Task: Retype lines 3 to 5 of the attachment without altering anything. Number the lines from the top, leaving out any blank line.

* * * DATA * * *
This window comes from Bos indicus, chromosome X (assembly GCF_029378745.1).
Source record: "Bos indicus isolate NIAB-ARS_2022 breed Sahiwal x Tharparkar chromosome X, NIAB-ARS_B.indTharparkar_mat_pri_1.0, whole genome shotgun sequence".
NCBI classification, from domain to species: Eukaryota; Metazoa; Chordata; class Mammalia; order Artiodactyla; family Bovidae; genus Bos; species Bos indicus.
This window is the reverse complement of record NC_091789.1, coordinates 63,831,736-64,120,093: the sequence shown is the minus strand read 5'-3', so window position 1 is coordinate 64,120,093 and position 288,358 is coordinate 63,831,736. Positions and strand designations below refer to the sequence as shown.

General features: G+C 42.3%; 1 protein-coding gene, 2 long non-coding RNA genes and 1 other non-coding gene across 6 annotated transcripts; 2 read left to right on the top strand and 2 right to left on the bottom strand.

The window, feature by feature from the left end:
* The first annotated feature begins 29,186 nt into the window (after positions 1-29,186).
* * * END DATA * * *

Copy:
NCBI classification, from domain to species: Eukaryota; Metazoa; Chordata; class Mammalia; order Artiodactyla; family Bovidae; genus Bos; species Bos indicus.
This window is the reverse complement of record NC_091789.1, coordinates 63,831,736-64,120,093: the sequence shown is the minus strand read 5'-3', so window position 1 is coordinate 64,120,093 and position 288,358 is coordinate 63,831,736. Positions and strand designations below refer to the sequence as shown.

General features: G+C 42.3%; 1 protein-coding gene, 2 long non-coding RNA genes and 1 other non-coding gene across 6 annotated transcripts; 2 read left to right on the top strand and 2 right to left on the bottom strand.